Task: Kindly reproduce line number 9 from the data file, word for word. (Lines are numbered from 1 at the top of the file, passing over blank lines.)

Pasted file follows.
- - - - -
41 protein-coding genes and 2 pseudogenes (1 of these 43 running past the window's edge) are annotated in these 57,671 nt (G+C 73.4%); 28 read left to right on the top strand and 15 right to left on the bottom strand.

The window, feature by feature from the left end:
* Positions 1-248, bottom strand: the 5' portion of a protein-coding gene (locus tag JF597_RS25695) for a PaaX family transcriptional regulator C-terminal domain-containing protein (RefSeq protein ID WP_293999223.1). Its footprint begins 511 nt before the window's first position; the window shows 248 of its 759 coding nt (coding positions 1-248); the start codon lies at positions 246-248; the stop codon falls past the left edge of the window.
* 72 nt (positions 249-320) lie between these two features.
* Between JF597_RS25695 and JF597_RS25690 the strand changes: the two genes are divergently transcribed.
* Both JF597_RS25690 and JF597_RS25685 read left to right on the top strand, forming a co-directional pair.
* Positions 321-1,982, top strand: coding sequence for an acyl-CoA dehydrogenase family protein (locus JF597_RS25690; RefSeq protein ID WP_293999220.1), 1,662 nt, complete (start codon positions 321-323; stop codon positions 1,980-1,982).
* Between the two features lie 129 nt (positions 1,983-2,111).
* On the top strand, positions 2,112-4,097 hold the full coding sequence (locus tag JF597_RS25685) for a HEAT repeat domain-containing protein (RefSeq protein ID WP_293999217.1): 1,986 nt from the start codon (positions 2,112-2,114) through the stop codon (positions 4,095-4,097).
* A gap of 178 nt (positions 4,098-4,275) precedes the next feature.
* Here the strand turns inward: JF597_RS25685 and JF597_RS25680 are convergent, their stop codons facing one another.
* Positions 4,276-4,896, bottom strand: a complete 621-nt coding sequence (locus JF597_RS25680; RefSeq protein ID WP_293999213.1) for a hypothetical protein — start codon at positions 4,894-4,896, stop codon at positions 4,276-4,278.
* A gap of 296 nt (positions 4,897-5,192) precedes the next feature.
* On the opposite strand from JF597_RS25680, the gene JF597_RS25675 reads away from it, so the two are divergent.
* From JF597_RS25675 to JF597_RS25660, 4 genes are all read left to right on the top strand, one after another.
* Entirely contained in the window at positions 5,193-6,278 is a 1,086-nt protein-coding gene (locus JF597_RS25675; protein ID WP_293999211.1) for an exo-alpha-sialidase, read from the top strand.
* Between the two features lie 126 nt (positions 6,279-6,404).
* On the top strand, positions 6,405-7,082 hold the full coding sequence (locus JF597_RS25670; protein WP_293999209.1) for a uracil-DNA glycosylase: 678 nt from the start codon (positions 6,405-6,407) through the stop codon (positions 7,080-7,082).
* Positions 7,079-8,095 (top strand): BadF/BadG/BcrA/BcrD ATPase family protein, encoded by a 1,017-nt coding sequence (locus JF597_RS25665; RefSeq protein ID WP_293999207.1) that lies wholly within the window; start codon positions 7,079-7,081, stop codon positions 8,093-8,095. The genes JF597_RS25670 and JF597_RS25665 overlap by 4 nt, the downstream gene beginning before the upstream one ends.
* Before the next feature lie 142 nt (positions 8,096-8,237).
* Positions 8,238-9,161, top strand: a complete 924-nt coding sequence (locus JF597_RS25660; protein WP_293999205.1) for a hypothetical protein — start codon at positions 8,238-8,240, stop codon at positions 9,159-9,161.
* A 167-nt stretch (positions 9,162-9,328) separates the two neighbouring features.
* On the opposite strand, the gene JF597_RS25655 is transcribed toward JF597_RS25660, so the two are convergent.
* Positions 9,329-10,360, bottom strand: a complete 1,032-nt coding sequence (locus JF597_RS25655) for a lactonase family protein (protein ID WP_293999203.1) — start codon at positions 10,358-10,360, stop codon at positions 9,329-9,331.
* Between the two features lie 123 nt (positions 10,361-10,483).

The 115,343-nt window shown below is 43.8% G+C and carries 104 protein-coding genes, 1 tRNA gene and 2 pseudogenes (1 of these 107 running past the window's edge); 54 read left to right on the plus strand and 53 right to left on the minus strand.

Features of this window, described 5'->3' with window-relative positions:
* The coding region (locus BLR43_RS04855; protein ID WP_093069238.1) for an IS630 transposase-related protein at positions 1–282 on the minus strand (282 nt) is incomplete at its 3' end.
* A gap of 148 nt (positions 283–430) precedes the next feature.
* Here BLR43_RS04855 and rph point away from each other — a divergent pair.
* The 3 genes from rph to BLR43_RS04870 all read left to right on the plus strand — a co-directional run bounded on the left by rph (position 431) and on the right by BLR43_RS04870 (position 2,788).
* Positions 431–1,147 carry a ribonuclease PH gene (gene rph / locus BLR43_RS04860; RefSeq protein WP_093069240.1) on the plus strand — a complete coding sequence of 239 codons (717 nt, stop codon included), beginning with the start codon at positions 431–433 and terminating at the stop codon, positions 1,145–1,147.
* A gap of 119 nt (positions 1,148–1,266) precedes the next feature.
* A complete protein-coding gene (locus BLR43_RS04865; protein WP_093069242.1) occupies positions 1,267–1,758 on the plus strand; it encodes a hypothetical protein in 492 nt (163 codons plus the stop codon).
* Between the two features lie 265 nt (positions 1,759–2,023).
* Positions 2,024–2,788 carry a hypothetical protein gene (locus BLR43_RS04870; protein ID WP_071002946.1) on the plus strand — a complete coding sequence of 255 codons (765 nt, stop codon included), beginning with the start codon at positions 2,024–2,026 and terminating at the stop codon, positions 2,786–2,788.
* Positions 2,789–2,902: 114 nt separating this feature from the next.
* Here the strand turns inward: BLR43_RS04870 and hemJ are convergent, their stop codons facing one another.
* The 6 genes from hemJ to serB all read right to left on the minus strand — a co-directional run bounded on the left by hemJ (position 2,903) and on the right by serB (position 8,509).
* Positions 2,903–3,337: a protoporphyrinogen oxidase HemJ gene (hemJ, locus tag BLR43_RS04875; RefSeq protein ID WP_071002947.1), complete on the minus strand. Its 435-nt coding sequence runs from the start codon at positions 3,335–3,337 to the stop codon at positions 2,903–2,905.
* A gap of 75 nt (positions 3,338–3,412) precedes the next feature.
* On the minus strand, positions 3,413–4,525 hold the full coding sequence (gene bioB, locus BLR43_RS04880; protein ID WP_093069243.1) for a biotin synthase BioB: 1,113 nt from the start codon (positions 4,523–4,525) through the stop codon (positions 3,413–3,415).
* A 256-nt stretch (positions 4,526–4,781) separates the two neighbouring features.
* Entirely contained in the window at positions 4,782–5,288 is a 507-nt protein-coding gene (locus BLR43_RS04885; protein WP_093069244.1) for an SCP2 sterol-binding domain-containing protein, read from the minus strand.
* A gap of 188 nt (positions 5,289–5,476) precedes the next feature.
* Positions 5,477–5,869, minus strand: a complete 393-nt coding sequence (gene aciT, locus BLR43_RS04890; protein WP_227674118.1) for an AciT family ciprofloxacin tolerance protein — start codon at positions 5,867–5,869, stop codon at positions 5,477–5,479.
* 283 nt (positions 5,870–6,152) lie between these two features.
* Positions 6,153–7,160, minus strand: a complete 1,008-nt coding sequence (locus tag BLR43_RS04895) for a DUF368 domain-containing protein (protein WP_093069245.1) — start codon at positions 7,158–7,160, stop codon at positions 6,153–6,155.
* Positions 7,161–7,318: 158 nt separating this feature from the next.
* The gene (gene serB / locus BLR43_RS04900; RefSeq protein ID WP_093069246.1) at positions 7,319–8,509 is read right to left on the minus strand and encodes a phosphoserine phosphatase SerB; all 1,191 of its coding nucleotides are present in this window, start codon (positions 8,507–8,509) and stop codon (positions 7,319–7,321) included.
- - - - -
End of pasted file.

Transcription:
* On the top strand, positions 2,112-4,097 hold the full coding sequence (locus tag JF597_RS25685) for a HEAT repeat domain-containing protein (RefSeq protein ID WP_293999217.1): 1,986 nt from the start codon (positions 2,112-2,114) through the stop codon (positions 4,095-4,097).